Nations, States and Nation-States

Each person has a sense of attachment to a nation. Nationalism takes the shared sense of attachment to a particular nation and uses it to justify political action.

We frequently misuse the terms nation, state, and nation-state. States are defined by sovereignty over territory and a group of people. They are what we commonly call countries. [1] The United States, Great Britain, and Nigeria are all examples of states. Nations generate identity and loyalty. They are named groups who share common histories, myths, culture, economy, and rights. Ethnic groups also have a common ancestry and solidarity within the group, but they do not engage in the politics of nationalism. Americans are encouraged to sing the national anthem rather than the state anthem in order to become more integrated with the idea of a nation, even though it should be called the state anthem.

A nation-state would be a sovereign territory with one group of individuals who share a common history. Today, a true nation-state in the academic sense of the world does not exist. Nearly every state (country) in the world contains more than one national group.

An Ukrainian flag being displayed over a balcony.

National Identity

Our definition of place included a form identity; how people view the place in which they live, or their sense of attachment to a larger place. National identity builds upon this definition and applies it to a specific nation.  Namely, it is the idea that each person has a sense of attachment to a nation.  In other words, they feel as though they belong to one nation more than any other. This attachment is formed by living in this nation and in doing everyday things that support the existence of this country — for example paying taxes, maintaining national armed forces, celebrating national holidays, and cheering on national teams in the Olympic Games or the World Cup. These types of actions create a sense of belonging, or identity, for a nation’s citizens.  So, a person who has grown up in the United States attending fourth of July celebrations, cheering for the United States’ Olympic team, memorizing the national anthem, and paying taxes most likely has developed an American national identity. 

It is important to recognize that each individual has a national identity, or an attachment to a particular nation. It is also important to note that when people do things in the name of their nation (such as singing a national anthem), they are really identifying with a state. This is why the misuse of the terms nation and state is such a powerful form of geopolitics: It generates a loyalty to the state through a national identity.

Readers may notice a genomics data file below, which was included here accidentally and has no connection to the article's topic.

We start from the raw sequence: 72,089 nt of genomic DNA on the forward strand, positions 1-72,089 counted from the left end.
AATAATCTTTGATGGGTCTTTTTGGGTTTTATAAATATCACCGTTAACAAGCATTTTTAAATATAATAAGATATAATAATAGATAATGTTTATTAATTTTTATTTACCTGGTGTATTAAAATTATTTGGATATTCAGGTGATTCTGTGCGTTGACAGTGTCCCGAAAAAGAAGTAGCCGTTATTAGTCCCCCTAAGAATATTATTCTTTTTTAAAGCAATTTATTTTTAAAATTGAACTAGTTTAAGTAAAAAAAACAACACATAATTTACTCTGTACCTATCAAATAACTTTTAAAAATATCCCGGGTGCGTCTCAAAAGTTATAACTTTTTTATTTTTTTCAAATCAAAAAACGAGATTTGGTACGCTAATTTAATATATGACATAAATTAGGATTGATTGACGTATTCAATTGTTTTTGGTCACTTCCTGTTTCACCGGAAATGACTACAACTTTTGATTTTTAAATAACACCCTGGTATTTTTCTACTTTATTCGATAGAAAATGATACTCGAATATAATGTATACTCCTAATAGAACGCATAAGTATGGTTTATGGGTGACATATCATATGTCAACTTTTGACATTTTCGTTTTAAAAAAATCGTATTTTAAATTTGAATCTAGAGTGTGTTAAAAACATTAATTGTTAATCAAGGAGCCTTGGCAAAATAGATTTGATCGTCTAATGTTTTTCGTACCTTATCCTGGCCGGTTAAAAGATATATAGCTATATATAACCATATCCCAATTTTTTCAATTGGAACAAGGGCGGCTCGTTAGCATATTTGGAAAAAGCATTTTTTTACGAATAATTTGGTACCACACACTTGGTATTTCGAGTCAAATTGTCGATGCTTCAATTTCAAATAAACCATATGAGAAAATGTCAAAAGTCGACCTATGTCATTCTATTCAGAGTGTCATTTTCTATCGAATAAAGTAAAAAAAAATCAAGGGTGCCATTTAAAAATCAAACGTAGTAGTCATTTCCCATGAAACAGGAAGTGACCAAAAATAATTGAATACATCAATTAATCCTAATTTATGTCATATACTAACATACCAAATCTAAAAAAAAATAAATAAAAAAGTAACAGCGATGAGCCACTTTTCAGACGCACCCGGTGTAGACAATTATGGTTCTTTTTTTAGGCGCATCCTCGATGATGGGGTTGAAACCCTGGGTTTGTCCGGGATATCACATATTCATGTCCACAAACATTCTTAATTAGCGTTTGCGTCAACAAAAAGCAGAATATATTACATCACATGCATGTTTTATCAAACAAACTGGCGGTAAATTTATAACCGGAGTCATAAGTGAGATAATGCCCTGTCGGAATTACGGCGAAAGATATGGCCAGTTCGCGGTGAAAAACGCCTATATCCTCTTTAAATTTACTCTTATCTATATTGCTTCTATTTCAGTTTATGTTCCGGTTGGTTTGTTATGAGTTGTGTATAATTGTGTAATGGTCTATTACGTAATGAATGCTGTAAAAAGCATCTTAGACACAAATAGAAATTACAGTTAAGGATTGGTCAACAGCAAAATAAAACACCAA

Nationalism takes the shared sense of attachment to a particular nation and uses it to justify political action. Nationalism is the belief that every nation has a right to control a piece of territory. Basically, if a group of people has a shared sense of nationalism, they form a “nation.”  The idea of nationalism believes that once a group has defined itself as a nation they have a “natural right” to territory necessary to live in and govern in.  In other words, nationalism is the belief that a nation should have its own state.

The ideology of nationalism claims that a nation is not complete without territory. It also says that the geopolitical situation is unjust, or unfair, if a nation does not have, or is not allowed to have, its own territory.  Many people use nationalism to justify conflict, as each nation fights for its right to territory in which to live and govern. 

The geopolitics of nationalism have resulted in millions of deaths as people fought to establish a state for their nation. For example, the United States of America was formed when a group of people had a shared sense of belonging (nationalism) that was separate from the government they lived under (the British crown). They fought, using their shared nationalism as the justification, to gain control of territory to call their own state, or country. Ultimately, they were able to gain their territory and form a state that reflected their sense of nationalism.  

The United States continues to use nationalism as justification to protect the current territory it now holds. This pattern of people with a shared sense of nationalism fighting to gain control of territory is seen often throughout history and into contemporary times.|

[1]  Colin Flint, Introduction to Geopolitics, 3rd edition, pp. 105-113
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